The ruling applies to entities that are mentioned in column 2 of
Division 50 of the Income Tax Assessment Act 1997, generally known
as 'Exempt Entities' including registered charities,
scientific institutions, public educational institutions, community
service organisations, employee associations, trade unions, public
hospitals, not-for-profit hospitals, racing, cultural or sporting
Any tax exempt entity must meet certain special conditions.
There are two new special conditions that the Ruling considers:
compliance with all the substantive requirements in its
governing rules; and
application of its income and assets
'solely' for the purposes for which the
entities are established.
Governing Rules Special Condition
At paragraph 12, 'the substantive requirements in an
entity's governing rules are those that define the rights and
duties of the entity', compared with 'the procedural rules
by which those rights and duties are applied and enforced'. The
most obvious substantive requirements are those giving effect to
the object or purpose, the non-profit status of the entity (i.e.
that no distribution of profit is allowed for members), the winding
up provision (that on a winding up, the surplus must be distributed
to another like entity) and financial records obligations.
Income and Assets Condition
This rule requires:
examination of 'purposes for which the entity is
whether the entity has applied its income and assets solely for
The constituent document is studied but also activities after
its formation become relevant. What does
'solely' mean – a one-off
insignificant expenditure outside the sole purpose could be
There are various examples cited in the Ruling, including a case
where profits from commercial activities are used to further an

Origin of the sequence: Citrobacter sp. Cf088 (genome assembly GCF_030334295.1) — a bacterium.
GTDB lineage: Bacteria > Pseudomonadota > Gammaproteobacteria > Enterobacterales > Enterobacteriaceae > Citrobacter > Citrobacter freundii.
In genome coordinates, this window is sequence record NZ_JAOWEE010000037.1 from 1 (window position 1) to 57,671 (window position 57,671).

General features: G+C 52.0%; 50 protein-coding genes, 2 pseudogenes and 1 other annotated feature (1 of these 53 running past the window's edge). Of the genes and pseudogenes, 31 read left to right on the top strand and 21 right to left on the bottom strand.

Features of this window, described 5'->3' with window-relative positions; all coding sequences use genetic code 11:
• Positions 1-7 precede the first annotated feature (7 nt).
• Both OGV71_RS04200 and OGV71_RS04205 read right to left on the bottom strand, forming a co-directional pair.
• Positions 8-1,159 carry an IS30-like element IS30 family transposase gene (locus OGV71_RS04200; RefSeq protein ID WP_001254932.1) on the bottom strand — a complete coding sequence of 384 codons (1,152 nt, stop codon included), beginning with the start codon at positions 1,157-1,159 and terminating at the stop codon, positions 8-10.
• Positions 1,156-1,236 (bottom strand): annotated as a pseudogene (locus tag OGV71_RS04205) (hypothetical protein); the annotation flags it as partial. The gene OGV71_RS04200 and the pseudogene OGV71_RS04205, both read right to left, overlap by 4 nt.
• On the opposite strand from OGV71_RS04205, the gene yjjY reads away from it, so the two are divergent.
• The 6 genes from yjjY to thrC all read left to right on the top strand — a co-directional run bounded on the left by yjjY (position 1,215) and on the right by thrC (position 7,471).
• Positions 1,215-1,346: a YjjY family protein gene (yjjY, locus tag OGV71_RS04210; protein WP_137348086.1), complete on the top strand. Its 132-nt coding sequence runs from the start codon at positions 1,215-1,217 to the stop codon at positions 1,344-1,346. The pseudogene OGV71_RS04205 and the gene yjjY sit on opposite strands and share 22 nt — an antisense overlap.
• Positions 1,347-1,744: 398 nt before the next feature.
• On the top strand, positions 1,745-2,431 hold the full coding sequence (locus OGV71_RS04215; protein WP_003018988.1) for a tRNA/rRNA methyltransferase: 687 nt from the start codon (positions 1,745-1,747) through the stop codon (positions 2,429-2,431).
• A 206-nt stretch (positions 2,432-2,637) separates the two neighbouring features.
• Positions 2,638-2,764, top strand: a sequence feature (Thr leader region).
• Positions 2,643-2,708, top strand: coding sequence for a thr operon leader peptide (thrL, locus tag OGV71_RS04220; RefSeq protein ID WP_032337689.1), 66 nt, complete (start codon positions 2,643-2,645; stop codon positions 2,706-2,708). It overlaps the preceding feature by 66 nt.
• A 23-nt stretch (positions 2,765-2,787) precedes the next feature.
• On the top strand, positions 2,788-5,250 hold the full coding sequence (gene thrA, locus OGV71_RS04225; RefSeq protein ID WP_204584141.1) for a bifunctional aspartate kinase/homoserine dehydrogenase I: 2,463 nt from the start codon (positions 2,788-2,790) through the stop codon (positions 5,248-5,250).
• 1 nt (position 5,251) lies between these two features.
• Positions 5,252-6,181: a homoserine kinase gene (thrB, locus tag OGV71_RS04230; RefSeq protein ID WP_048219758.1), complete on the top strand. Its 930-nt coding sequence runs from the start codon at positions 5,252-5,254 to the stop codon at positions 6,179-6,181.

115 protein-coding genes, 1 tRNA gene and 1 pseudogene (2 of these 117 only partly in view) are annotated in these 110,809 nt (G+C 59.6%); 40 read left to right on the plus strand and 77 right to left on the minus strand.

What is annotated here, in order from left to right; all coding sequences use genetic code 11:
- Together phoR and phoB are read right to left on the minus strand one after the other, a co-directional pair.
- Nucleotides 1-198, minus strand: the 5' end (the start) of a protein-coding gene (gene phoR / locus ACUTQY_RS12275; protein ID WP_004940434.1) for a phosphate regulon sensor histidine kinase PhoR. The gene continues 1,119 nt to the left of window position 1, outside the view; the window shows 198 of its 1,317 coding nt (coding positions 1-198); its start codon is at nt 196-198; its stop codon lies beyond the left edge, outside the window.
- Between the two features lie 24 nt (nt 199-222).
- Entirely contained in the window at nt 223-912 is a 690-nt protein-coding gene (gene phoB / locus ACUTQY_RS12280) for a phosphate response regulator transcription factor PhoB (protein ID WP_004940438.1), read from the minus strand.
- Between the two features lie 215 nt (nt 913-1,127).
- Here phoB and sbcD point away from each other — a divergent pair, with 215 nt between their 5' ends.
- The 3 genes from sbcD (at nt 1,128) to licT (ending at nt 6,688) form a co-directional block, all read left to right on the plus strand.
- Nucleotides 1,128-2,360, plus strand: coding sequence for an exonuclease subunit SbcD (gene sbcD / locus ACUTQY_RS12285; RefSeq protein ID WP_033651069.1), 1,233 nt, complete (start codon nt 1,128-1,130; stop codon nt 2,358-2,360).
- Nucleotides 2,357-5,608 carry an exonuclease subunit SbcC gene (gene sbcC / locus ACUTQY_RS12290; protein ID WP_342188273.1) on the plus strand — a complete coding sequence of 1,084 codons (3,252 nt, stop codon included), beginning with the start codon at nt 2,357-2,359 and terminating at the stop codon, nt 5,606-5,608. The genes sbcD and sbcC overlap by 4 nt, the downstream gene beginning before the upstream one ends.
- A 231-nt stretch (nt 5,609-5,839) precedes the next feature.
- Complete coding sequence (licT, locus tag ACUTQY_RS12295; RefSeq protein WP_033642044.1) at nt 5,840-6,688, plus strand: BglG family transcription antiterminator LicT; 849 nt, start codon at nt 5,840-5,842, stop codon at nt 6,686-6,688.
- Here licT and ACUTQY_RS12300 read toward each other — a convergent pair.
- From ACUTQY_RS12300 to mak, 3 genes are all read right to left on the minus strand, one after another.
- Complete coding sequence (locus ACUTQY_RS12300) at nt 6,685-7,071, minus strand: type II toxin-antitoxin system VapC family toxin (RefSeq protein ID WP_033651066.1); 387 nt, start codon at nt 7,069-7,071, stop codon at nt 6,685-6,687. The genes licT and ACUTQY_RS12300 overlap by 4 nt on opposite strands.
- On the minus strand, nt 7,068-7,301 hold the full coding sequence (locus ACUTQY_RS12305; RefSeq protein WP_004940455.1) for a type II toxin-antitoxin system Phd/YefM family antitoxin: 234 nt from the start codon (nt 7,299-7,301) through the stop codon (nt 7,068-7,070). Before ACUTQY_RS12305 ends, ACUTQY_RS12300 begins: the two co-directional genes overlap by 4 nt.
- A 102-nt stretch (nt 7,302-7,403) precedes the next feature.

entity's purpose but is not a breach of the income and assets
condition, even though the objects of the group are 'to do all
things necessary for the purpose of advancing the Soul Worship
Group's religious views'.
The Group establishes an opportunity shop in the inner city
location, with profits to be directed to the religious activities
of the Group – i.e. Sunday school classes, Bible classes,
community gatherings for religious discussions, religious books and
articles. The commercial activity is found to be consistent with
the application of the Group's assets and income solely for the
purpose for which it was established.
And, cases where external regulatory provisions not part of the
governing Rules, so they don't need to be observed, for
example, beach side table tennis club hosts an event but fails to
get a liquor licensing authority although it serves alcohol. There
is no breach of the governing rules because the liquor licensing
law is imposed by an external statutory authority.
Comment on the draft ruling is due by 26 September 2014. Some
members of the not-for-profit sector might consider that the two
special conditions are unnecessary and will submit that they should
The content of this article is intended to provide a general
guide to the subject matter. Specialist advice should be sought
about your specific circumstances.
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